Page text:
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This season though, scoring have reached a new peak and if the league finished tomorrow, there would be three different players who would have smashed Myles’ record; McCollum, Chongqing’s Willie Warren (38.9ppg) and Jilin’s Dominique Jones (37.8ppg). Ironically, the reason for this may well be because of the very measures the league put in place to stop foreign players taking over the game. Back in October, the CBA announced that for this current season onwards, only one American per team would be allowed to play in the fourth quarter. This was done in an attempt to spread the ball around but what appears to have happened is that teams have gone heavy with both their foreign guys in the second and third quarters and then hand the ball over exclusively to one go-to American (typically the guard) in the fourth. If one looks at the scoring chart for this year, the first Chinese player to appear on the list is Yi Jianlian in 16th place. After that, the second highest local scorer is Guangdong’s Zhu Fangyu in 42nd place and third, Jiangsu’s Chang Lin, is in 57th place.

The CBA, which has always been a place where defense comes to die, is now in a brand new age of scoreboard bothering numbers, both on an individual and team level. Between 2008-2014, four teams averaged over 110ppg over the regular season. This year, eleven (eleven!) CBA teams will finish the year averaging that amount or more. This is obviously unprecedented and for the casual viewer who loves shoot-outs and dudes going off for fifty, the CBA really should be your league. The deeper issue though is that the majority of scoring is being generated by the foreign guys. This might be fine on a domestic level but as far as the rebuilding Chinese national team is concerned, something has to change because its’ new generation simply aren’t getting the same number of shots or the chance to lead an offense that their predecessors got. Remember, the country’s best young players lost to basketball minnows India on Chinese soil less than a year ago.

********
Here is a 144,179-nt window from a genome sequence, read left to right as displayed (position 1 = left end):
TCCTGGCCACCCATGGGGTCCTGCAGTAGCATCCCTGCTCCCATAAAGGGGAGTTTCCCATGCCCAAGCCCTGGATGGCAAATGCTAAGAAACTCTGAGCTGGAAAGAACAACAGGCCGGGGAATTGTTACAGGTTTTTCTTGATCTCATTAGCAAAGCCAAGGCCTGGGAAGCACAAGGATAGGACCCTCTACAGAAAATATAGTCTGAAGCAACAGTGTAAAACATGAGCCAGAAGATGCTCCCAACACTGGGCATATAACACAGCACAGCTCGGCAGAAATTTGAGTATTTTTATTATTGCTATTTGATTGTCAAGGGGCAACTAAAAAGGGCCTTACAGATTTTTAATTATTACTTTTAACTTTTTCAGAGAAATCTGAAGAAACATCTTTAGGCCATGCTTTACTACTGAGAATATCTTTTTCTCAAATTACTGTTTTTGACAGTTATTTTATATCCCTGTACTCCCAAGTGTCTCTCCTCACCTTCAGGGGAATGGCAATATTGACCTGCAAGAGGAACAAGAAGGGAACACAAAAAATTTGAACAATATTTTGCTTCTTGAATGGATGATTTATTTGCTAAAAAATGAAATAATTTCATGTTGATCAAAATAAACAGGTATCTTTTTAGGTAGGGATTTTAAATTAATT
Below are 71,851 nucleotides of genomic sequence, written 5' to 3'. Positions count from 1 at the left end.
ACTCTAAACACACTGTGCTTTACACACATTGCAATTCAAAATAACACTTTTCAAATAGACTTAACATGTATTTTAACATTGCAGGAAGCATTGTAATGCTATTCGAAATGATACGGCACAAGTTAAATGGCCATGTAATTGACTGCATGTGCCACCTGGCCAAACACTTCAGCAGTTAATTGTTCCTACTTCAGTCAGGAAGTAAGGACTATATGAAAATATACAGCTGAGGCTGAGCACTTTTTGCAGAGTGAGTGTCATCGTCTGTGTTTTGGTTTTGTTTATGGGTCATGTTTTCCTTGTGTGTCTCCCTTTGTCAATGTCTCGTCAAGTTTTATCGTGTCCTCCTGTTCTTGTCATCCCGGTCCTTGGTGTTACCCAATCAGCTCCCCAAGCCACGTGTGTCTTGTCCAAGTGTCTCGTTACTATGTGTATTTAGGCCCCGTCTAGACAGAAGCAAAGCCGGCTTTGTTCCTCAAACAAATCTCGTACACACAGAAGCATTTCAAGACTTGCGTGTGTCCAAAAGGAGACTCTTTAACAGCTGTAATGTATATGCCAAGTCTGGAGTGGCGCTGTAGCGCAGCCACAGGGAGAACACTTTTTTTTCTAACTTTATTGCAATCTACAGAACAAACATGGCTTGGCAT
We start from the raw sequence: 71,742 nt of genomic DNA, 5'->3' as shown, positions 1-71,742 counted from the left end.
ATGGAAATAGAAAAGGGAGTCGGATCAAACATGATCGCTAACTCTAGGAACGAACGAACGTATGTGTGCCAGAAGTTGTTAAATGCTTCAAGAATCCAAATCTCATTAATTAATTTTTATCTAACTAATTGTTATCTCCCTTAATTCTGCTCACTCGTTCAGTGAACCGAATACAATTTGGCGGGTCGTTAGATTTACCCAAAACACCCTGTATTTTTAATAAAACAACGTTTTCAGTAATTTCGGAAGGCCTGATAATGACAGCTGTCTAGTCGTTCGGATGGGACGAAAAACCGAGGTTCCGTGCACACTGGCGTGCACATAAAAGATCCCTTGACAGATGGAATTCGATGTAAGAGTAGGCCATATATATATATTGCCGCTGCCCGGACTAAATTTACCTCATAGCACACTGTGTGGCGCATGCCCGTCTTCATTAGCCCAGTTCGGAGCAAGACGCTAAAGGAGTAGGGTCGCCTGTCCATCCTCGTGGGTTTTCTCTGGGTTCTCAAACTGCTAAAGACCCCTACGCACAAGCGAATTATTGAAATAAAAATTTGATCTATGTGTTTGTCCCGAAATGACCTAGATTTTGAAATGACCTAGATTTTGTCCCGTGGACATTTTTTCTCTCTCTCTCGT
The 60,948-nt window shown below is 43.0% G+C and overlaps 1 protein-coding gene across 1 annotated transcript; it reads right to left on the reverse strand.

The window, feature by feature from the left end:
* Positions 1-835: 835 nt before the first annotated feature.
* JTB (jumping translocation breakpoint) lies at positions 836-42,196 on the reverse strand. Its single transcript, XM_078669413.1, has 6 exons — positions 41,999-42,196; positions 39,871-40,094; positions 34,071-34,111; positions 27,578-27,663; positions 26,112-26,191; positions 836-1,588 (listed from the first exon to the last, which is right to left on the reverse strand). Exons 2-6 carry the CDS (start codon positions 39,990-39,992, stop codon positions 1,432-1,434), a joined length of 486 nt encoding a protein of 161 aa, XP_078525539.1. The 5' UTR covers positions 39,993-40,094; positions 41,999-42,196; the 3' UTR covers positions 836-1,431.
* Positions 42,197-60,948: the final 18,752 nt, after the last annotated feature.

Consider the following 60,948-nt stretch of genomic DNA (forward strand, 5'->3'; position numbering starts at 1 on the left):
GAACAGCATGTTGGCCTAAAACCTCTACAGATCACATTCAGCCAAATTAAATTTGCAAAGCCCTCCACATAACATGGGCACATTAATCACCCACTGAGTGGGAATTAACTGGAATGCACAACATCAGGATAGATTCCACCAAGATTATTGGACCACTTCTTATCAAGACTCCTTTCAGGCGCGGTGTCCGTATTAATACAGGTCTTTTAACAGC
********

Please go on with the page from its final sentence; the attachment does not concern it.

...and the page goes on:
Now the league has another tricky decision to make. If it wants to bring the Chinese guys into the game more and ultimately produce a better quality of national team player (which was technically the founding goal of the CBA all along), deeper cuts will need to be made to the rules on foreigners. In doing so, it might hinder a team’s chance to sign popular Americans like a Stephon Marbury, a JR Smith or a Michael Beasley but with time, it might also help unearth a new Chinese scorer with the same ability as Sun Jun. One radical solution might be to limit teams to one foreign player who can only play in three quarters or not at all in the fourth. That though would be the nuclear option but something this extreme will have to happen if the league is to shift back to its earlier days when Chinese players were making the headlines. Ultimately the league still needs American players and one might argue that the reason why all-time Chinese greats like Wang, Yao Ming and Mengke Bateer all became as good as they got was because they were able to test themselves against Americans as they came up through the CBA. But radical changes will need to be taken to restore the balance. Some of that is through altering the rules, a lot of it is still about overhauling coaching practices and the selection of young players. Even if they started to tomorrow, it would take decades to fully see the changes.

In the meantime however, it’s still important to let McCollum, who has been a lot of fun all season, have his moment. Shooting of this magnitude doesn’t happen very often and the Chinese media are quite rightly lapping it up. The reality though is that the CBA and Chinese basketball still need to figure out how to ensure the next record breaking scorer is from Nanjing or Shanghai rather than Canton, Ohio.

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One thought on “The CBA’s Explosion In Shooting; Good For Business, Bad For The Local Guys

  1. To be honest I’d keep it how it is To some degree. Steel sharpens steel and all that. Sooner or later we’ll see the next wave of Chinese guards moulding themselves on the imported talent. I would let every team have two imports plus one Asian import and have the rule only two on the court at any one time for all clubs. As you say, the CBA is a fun as hell league to watch.